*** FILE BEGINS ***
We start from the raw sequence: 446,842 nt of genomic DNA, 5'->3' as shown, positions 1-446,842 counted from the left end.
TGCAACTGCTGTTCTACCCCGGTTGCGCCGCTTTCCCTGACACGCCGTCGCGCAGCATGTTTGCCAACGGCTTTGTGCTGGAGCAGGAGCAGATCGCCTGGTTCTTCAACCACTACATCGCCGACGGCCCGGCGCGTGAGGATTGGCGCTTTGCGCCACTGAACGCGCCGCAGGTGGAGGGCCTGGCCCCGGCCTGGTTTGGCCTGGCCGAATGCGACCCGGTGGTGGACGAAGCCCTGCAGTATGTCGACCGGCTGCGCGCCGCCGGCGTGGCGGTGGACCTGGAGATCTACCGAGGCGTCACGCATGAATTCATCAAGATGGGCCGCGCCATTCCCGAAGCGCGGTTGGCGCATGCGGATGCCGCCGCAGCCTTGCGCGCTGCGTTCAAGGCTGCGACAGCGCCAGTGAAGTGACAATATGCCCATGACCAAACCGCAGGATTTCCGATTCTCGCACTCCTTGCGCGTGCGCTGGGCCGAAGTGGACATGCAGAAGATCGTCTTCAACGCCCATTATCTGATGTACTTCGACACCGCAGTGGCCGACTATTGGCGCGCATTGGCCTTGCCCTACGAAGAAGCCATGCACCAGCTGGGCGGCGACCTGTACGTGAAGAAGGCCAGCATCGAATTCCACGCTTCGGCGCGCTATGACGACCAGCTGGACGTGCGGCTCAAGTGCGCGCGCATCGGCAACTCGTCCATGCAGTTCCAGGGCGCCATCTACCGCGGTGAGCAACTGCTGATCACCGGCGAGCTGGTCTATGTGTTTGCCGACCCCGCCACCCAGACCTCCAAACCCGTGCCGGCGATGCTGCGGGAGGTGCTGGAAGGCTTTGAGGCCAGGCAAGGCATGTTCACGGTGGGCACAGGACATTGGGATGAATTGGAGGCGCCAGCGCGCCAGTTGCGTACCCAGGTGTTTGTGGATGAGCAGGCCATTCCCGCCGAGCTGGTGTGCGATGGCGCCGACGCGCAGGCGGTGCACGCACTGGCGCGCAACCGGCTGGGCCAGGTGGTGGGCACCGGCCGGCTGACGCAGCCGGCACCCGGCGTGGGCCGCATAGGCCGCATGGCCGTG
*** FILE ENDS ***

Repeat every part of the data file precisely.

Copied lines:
We start from the raw sequence: 446,842 nt of genomic DNA, 5'->3' as shown, positions 1-446,842 counted from the left end.
TGCAACTGCTGTTCTACCCCGGTTGCGCCGCTTTCCCTGACACGCCGTCGCGCAGCATGTTTGCCAACGGCTTTGTGCTGGAGCAGGAGCAGATCGCCTGGTTCTTCAACCACTACATCGCCGACGGCCCGGCGCGTGAGGATTGGCGCTTTGCGCCACTGAACGCGCCGCAGGTGGAGGGCCTGGCCCCGGCCTGGTTTGGCCTGGCCGAATGCGACCCGGTGGTGGACGAAGCCCTGCAGTATGTCGACCGGCTGCGCGCCGCCGGCGTGGCGGTGGACCTGGAGATCTACCGAGGCGTCACGCATGAATTCATCAAGATGGGCCGCGCCATTCCCGAAGCGCGGTTGGCGCATGCGGATGCCGCCGCAGCCTTGCGCGCTGCGTTCAAGGCTGCGACAGCGCCAGTGAAGTGACAATATGCCCATGACCAAACCGCAGGATTTCCGATTCTCGCACTCCTTGCGCGTGCGCTGGGCCGAAGTGGACATGCAGAAGATCGTCTTCAACGCCCATTATCTGATGTACTTCGACACCGCAGTGGCCGACTATTGGCGCGCATTGGCCTTGCCCTACGAAGAAGCCATGCACCAGCTGGGCGGCGACCTGTACGTGAAGAAGGCCAGCATCGAATTCCACGCTTCGGCGCGCTATGACGACCAGCTGGACGTGCGGCTCAAGTGCGCGCGCATCGGCAACTCGTCCATGCAGTTCCAGGGCGCCATCTACCGCGGTGAGCAACTGCTGATCACCGGCGAGCTGGTCTATGTGTTTGCCGACCCCGCCACCCAGACCTCCAAACCCGTGCCGGCGATGCTGCGGGAGGTGCTGGAAGGCTTTGAGGCCAGGCAAGGCATGTTCACGGTGGGCACAGGACATTGGGATGAATTGGAGGCGCCAGCGCGCCAGTTGCGTACCCAGGTGTTTGTGGATGAGCAGGCCATTCCCGCCGAGCTGGTGTGCGATGGCGCCGACGCGCAGGCGGTGCACGCACTGGCGCGCAACCGGCTGGGCCAGGTGGTGGGCACCGGCCGGCTGACGCAGCCGGCACCCGGCGTGGGCCGCATAGGCCGCATGGCCGTG